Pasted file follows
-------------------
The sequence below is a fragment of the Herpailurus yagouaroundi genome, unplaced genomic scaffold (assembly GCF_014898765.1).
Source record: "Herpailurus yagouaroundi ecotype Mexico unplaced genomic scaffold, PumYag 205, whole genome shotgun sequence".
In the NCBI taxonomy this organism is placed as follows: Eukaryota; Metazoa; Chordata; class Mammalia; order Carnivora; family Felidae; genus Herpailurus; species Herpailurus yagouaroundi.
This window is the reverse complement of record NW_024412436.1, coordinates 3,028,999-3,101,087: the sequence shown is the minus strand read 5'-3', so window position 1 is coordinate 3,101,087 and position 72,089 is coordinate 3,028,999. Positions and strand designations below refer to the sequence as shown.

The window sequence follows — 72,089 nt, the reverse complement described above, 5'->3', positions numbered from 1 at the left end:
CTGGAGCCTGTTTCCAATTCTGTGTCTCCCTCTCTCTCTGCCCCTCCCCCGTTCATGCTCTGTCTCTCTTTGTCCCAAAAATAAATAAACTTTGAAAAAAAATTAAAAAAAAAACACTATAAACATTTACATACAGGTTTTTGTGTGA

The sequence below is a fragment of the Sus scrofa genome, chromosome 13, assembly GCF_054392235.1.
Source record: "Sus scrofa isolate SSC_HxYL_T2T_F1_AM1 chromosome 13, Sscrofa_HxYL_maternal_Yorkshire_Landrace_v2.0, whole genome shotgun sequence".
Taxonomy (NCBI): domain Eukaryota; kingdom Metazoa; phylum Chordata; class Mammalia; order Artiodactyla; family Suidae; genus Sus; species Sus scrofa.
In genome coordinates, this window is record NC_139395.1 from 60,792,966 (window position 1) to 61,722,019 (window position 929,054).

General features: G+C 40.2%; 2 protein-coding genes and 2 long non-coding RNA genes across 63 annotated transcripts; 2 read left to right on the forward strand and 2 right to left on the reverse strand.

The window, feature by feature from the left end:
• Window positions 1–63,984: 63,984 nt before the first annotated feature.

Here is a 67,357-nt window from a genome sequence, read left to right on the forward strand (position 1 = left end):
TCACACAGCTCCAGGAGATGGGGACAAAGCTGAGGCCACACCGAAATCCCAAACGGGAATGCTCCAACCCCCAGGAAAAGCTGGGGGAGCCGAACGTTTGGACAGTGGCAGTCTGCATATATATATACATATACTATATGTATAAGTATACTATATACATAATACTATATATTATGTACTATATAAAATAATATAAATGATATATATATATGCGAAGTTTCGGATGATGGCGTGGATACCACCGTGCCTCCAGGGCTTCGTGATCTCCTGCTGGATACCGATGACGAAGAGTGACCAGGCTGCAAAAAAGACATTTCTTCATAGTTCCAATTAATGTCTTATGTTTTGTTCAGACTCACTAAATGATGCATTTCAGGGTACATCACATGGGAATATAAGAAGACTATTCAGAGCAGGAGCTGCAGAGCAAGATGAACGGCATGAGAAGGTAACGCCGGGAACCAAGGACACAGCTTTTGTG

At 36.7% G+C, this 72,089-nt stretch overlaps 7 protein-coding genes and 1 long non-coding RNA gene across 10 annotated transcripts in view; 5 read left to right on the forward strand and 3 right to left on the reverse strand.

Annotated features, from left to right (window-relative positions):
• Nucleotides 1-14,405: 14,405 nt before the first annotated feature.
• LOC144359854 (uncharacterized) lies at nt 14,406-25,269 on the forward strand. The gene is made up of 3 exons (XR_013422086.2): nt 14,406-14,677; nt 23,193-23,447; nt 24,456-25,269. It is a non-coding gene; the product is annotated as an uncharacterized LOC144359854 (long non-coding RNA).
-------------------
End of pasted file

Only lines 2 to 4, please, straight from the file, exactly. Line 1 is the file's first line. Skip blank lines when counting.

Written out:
Source record: "Herpailurus yagouaroundi ecotype Mexico unplaced genomic scaffold, PumYag 205, whole genome shotgun sequence".
In the NCBI taxonomy this organism is placed as follows: Eukaryota; Metazoa; Chordata; class Mammalia; order Carnivora; family Felidae; genus Herpailurus; species Herpailurus yagouaroundi.
This window is the reverse complement of record NW_024412436.1, coordinates 3,028,999-3,101,087: the sequence shown is the minus strand read 5'-3', so window position 1 is coordinate 3,101,087 and position 72,089 is coordinate 3,028,999. Positions and strand designations below refer to the sequence as shown.